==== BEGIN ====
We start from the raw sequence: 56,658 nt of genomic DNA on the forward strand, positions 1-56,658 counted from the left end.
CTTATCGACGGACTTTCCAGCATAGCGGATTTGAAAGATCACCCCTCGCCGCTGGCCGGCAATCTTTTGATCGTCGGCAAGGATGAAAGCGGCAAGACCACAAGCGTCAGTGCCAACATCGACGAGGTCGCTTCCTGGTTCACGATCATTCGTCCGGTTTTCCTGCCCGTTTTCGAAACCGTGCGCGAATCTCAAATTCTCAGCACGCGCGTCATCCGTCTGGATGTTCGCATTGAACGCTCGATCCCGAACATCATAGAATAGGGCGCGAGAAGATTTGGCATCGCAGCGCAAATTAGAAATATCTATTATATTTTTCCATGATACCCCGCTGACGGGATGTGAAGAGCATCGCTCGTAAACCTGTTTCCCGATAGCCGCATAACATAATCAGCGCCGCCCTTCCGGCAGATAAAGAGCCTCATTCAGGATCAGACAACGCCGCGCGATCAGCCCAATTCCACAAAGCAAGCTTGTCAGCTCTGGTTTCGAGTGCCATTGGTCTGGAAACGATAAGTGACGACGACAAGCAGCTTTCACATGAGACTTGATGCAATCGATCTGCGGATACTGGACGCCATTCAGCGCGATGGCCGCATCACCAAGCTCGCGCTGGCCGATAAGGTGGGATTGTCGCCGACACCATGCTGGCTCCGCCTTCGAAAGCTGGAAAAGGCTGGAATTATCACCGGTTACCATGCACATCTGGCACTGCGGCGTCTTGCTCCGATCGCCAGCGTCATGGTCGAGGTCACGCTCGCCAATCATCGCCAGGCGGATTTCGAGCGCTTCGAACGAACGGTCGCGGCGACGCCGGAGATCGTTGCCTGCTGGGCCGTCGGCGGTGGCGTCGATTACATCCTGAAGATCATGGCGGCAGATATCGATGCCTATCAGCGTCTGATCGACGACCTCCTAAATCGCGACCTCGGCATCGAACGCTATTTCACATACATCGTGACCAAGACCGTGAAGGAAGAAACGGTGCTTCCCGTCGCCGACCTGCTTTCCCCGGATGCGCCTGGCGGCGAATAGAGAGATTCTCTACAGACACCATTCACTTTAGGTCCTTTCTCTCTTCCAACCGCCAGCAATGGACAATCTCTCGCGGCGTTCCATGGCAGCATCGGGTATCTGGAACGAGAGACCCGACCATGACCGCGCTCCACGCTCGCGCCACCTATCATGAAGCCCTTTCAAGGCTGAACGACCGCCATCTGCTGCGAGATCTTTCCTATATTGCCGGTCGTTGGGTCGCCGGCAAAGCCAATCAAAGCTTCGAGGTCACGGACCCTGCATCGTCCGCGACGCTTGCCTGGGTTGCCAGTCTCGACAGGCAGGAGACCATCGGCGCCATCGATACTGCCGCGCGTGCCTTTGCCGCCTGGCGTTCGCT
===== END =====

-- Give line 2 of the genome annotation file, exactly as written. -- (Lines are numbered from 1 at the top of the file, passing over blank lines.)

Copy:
CTTATCGACGGACTTTCCAGCATAGCGGATTTGAAAGATCACCCCTCGCCGCTGGCCGGCAATCTTTTGATCGTCGGCAAGGATGAAAGCGGCAAGACCACAAGCGTCAGTGCCAACATCGACGAGGTCGCTTCCTGGTTCACGATCATTCGTCCGGTTTTCCTGCCCGTTTTCGAAACCGTGCGCGAATCTCAAATTCTCAGCACGCGCGTCATCCGTCTGGATGTTCGCATTGAACGCTCGATCCCGAACATCATAGAATAGGGCGCGAGAAGATTTGGCATCGCAGCGCAAATTAGAAATATCTATTATATTTTTCCATGATACCCCGCTGACGGGATGTGAAGAGCATCGCTCGTAAACCTGTTTCCCGATAGCCGCATAACATAATCAGCGCCGCCCTTCCGGCAGATAAAGAGCCTCATTCAGGATCAGACAACGCCGCGCGATCAGCCCAATTCCACAAAGCAAGCTTGTCAGCTCTGGTTTCGAGTGCCATTGGTCTGGAAACGATAAGTGACGACGACAAGCAGCTTTCACATGAGACTTGATGCAATCGATCTGCGGATACTGGACGCCATTCAGCGCGATGGCCGCATCACCAAGCTCGCGCTGGCCGATAAGGTGGGATTGTCGCCGACACCATGCTGGCTCCGCCTTCGAAAGCTGGAAAAGGCTGGAATTATCACCGGTTACCATGCACATCTGGCACTGCGGCGTCTTGCTCCGATCGCCAGCGTCATGGTCGAGGTCACGCTCGCCAATCATCGCCAGGCGGATTTCGAGCGCTTCGAACGAACGGTCGCGGCGACGCCGGAGATCGTTGCCTGCTGGGCCGTCGGCGGTGGCGTCGATTACATCCTGAAGATCATGGCGGCAGATATCGATGCCTATCAGCGTCTGATCGACGACCTCCTAAATCGCGACCTCGGCATCGAACGCTATTTCACATACATCGTGACCAAGACCGTGAAGGAAGAAACGGTGCTTCCCGTCGCCGACCTGCTTTCCCCGGATGCGCCTGGCGGCGAATAGAGAGATTCTCTACAGACACCATTCACTTTAGGTCCTTTCTCTCTTCCAACCGCCAGCAATGGACAATCTCTCGCGGCGTTCCATGGCAGCATCGGGTATCTGGAACGAGAGACCCGACCATGACCGCGCTCCACGCTCGCGCCACCTATCATGAAGCCCTTTCAAGGCTGAACGACCGCCATCTGCTGCGAGATCTTTCCTATATTGCCGGTCGTTGGGTCGCCGGCAAAGCCAATCAAAGCTTCGAGGTCACGGACCCTGCATCGTCCGCGACGCTTGCCTGGGTTGCCAGTCTCGACAGGCAGGAGACCATCGGCGCCATCGATACTGCCGCGCGTGCCTTTGCCGCCTGGCGTTCGCT